And I think that’s something we assume will happen with patron deities.
We start building a relationship with a specific deity and we think, I’m wanted; I’m desired. And we forget a lot of the time that the relationship isn’t for us. This building of a foundation with a particular deity is about them. They require us just as much as we require them. While it’s great and thrilling to finally have that moment where you realize that a deity desires you in some form or another, you also have to be practical about it. It’s not just like butterflies in the stomach when your crush looks back at you; this is a deity, a being who is more than we are, and they are probably getting the “warm and fuzzies” for you as a type of food source, literally and metaphorically. So, while the feelings are great and it makes you feel like you suddenly belong somewhere, you also have to look at it from a realistic angle, as well.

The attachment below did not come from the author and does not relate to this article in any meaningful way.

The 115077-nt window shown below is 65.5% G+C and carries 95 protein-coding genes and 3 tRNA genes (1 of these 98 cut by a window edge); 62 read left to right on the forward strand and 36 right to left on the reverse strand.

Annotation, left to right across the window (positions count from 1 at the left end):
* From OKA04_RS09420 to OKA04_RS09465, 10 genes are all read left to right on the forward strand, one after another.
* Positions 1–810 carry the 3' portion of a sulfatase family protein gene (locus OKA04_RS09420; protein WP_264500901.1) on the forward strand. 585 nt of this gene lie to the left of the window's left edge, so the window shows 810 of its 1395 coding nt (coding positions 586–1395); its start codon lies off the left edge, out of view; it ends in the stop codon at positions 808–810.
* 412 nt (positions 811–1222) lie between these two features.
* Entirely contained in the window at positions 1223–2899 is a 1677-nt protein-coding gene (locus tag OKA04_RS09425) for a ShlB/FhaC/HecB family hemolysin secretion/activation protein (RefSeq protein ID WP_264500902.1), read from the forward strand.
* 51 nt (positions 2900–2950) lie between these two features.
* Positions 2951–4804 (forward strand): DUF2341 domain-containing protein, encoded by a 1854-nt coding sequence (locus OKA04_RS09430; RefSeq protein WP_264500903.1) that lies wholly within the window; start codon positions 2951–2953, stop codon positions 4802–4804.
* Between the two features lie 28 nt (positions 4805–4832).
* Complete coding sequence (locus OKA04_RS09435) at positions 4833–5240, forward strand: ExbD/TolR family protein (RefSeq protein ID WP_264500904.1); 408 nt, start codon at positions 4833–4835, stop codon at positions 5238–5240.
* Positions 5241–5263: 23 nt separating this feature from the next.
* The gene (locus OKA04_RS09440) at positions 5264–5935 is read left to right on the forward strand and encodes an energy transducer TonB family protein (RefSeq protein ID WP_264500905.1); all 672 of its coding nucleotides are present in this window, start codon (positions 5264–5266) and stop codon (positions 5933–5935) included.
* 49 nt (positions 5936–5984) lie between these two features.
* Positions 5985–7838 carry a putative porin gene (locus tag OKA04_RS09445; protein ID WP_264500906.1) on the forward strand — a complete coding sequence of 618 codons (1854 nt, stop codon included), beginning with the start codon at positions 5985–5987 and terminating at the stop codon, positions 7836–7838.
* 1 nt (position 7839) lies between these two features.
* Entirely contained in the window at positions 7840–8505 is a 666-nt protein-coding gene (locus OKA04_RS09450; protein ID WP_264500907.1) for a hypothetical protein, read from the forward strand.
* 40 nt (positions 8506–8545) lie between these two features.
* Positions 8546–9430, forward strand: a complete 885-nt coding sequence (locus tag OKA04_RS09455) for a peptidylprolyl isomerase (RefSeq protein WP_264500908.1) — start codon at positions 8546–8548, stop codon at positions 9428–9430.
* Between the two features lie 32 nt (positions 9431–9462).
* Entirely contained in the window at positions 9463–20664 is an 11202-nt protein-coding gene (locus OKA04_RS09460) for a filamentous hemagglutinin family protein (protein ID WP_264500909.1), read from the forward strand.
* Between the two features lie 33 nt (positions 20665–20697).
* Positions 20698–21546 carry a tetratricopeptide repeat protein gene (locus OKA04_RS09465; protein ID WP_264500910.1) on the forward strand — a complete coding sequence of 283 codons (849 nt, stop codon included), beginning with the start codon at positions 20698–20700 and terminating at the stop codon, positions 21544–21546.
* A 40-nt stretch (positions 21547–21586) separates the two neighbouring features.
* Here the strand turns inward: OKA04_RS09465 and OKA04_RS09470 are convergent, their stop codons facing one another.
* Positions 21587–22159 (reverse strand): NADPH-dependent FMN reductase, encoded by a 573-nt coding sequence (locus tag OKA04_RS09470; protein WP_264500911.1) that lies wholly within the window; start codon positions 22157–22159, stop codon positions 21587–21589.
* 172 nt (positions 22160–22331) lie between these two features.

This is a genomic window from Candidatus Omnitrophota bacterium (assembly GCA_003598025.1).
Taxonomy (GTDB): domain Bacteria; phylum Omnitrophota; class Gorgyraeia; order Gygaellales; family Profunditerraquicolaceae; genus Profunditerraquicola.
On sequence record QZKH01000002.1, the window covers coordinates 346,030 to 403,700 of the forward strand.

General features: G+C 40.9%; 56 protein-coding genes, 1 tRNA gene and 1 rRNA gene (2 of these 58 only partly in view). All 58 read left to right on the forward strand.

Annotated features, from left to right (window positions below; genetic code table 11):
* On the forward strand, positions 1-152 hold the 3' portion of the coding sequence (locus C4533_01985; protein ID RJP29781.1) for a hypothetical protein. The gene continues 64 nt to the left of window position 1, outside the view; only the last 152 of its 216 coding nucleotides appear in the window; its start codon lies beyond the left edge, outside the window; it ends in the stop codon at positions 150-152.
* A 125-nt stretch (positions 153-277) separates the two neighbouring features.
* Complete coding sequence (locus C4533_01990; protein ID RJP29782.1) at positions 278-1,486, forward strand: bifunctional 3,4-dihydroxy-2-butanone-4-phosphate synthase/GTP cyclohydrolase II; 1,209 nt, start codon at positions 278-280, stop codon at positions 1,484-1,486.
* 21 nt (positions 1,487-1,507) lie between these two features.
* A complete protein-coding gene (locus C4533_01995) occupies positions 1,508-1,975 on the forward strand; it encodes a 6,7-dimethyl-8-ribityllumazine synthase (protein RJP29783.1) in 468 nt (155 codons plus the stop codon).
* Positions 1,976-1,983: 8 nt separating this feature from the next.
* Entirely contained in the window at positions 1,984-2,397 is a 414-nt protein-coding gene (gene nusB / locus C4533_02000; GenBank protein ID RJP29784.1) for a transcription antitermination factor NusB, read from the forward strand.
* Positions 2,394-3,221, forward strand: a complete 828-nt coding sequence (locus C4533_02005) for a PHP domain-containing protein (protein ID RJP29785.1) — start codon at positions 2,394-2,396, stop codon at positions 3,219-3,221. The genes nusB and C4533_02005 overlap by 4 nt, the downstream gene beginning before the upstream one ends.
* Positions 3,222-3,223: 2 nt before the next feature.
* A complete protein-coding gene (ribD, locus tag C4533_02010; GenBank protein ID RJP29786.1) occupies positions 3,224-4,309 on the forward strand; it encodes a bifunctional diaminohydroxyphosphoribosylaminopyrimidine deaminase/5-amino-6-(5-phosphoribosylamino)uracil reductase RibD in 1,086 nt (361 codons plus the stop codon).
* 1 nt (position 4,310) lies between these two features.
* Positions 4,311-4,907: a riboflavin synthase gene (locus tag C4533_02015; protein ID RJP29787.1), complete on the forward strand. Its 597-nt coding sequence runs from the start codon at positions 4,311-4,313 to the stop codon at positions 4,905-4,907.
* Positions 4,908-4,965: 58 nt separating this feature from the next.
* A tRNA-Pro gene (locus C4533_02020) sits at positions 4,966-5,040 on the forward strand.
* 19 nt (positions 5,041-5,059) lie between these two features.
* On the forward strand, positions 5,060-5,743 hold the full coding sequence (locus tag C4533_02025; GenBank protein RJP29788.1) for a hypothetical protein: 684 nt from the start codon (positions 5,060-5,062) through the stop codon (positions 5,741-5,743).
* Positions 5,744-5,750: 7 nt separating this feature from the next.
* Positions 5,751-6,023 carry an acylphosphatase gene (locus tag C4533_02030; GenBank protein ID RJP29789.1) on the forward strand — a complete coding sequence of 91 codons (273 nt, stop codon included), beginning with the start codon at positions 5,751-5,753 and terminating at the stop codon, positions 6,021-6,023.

This relationship is cyclical.
However, considering my last post, it’s really no wonder that I don’t really hold with the age-old stereotype of requiring a p/matron any longer. Polytheists need to branch out of their comfort zones and by acquiring a specific p/matron we are less likely to do so, me thinks. Now, I’m not talking about those of you who are still new and uncertain. I think it’s a wise decision to limit yourself to a few deities at a time – you have to get to know what a relationship with any deity is like, for starters – and I don’t think you need to push your limits. However, once we acquire that comfort level where we can anticipate wants, desires, feedings, etc. then it’s time to start thinking about outside of the boxes we shove ourselves into.